January 8th, 2018

Redding was 26 when he died. I was 11.

Stuart Miller, reporting in Inside Otis Redding’s Final Masterpiece (Sittin’ on) the Dock of the Bay for Rolling Stone magazine, writes:

When the phone rang at the Stax/Volt studios in Memphis in late November of 1967, guitarist Steve Cropper was surprised to hear Otis Redding on the other end, calling from the airport. “Usually Otis would check into the Holiday Inn or whatever hotel he was staying at and then he’d call for me to come over and do some writing,” Cropper recalls. But this time Redding was too excited to wait. “I’ve got a hit,” he told Cropper, so he wanted to come straight to the studio to flesh his idea out into a full-fledged song.

Redding was right. When “(Sittin’ on) the Dock of the Bay” was released less than two months later, it became the singer’s first million-seller and first Billboard Number One single.

He never heard the final release—50 years ago today—though, Redding died in a plane crash on 10 December 1967.

From his memorial website:

The Redding Family will be joining the world on December 10, 2017 in remembering Otis Redding 50 years after he died tragically in a plane crash at the age of 26. Redding was flying with his band in his twin-engine Beechcraft, when it crashed into Lake Monona in Madison, Wis. that tragic day in 1967. The world lost a great musician and a great man on that day.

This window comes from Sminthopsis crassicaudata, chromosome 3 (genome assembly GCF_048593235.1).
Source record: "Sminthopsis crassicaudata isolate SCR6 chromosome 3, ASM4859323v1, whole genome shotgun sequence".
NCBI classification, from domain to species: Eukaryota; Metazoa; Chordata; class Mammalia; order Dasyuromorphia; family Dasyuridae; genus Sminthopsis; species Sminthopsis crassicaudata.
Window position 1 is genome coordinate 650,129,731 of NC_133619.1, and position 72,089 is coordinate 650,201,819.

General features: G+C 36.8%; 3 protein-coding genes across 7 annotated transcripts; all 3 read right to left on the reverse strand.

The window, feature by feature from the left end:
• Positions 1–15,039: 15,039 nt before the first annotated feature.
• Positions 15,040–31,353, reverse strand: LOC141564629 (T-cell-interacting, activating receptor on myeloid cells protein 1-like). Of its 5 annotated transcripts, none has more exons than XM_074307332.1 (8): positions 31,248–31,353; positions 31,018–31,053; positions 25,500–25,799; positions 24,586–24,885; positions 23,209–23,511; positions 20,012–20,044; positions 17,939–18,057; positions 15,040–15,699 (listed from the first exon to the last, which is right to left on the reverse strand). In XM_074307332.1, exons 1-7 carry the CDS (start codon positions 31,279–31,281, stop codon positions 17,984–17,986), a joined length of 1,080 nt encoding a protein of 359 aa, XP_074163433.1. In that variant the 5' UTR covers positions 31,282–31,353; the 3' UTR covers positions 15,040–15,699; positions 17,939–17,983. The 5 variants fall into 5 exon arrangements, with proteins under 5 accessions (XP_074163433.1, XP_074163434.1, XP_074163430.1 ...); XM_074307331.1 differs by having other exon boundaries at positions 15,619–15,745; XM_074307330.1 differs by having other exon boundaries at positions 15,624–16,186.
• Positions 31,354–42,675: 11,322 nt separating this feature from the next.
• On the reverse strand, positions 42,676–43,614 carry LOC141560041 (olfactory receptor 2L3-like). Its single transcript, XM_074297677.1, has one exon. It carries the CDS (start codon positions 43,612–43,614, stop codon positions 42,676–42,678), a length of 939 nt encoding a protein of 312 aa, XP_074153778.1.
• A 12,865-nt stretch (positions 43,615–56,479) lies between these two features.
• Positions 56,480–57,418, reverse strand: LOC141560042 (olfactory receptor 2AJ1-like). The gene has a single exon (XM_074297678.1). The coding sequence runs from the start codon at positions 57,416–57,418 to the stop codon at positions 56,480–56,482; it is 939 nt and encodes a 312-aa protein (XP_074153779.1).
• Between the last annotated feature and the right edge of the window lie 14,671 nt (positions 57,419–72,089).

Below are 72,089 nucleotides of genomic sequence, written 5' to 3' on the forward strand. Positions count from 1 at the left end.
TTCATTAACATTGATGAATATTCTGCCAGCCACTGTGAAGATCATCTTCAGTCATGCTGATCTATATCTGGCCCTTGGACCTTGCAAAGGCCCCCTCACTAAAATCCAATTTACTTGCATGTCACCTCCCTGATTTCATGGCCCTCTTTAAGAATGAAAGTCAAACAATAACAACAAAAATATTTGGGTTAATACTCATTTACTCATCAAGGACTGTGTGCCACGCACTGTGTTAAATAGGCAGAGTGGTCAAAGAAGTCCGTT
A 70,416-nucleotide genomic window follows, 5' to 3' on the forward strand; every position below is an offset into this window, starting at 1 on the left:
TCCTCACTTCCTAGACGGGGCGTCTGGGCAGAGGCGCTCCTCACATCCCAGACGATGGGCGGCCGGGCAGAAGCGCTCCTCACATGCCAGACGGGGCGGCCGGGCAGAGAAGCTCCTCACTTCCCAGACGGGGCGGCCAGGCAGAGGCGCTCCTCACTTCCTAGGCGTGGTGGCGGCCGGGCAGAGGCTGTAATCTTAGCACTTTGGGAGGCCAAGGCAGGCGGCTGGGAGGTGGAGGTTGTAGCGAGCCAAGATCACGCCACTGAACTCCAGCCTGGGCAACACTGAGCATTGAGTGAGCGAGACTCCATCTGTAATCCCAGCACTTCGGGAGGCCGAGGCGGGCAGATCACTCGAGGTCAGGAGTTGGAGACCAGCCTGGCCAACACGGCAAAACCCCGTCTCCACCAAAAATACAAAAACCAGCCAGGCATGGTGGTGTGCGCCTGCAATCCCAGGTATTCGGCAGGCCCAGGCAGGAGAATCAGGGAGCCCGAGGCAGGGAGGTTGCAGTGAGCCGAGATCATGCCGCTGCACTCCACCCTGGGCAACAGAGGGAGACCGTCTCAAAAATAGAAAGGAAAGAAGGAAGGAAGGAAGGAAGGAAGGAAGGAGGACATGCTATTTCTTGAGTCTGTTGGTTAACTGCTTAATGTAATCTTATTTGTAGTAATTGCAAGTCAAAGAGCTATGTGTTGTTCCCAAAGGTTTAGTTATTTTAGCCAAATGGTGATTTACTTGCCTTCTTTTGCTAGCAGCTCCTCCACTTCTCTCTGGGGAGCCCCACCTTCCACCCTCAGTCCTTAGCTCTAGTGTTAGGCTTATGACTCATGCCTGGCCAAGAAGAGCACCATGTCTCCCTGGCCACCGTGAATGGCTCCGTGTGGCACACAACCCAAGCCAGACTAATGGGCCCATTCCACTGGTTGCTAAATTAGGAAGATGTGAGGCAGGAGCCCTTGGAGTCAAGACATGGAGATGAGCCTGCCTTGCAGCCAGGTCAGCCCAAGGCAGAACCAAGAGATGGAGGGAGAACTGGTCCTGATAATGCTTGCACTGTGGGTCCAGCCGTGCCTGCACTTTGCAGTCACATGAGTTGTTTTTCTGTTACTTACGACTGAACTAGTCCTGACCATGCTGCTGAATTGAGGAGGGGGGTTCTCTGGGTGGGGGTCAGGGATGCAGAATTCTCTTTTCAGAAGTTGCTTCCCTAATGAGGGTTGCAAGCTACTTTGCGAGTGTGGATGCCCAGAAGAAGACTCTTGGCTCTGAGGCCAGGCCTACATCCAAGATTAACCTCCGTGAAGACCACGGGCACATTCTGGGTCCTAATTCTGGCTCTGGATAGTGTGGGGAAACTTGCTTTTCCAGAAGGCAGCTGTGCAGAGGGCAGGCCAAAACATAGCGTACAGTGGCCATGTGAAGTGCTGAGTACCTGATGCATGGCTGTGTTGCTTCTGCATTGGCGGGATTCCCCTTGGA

His music and his legacy, however, live on, with his widow, Zelma Redding, and children (Dexter Redding, Otis Redding III, and Karla Redding-Andrews) keeping the flame burning for generations to come. Zelma and her daughter Karla keep Otis’ dream alive with the Otis Redding Foundation, serving the communities around the state of Georgia and beyond with the finest world-class music and arts education for its youth.

Just days before his untimely death, Redding was recording what was to become his most famous song, “(Sittin’ On) The Dock of the Bay,” which was written on a houseboat in Sausalito, Calif. The record was released on January 8, 1968, reaching number one on the Billboard Hot 100 and Hot Rhythm & Blues Singles charts concurrently, and becoming the first posthumous number-one single in U.S. chart history. “(Sittin’ On) The Dock Of The Bay” is the #6 most played song on American radio and television for the 20th century, with over 10 million broadcast performances. The song also has over 100 million streams on Spotify alone, averaging 650,000 streams a week. It received two Grammy® Awards in 1969, for Best R&B Song and Best R&B Vocal Performance.

Play it again…

Leave a Reply

To prove you're a person (not a spam script), type the security word shown in the picture. Click on the picture to hear an audio file of the word.
Anti-spam image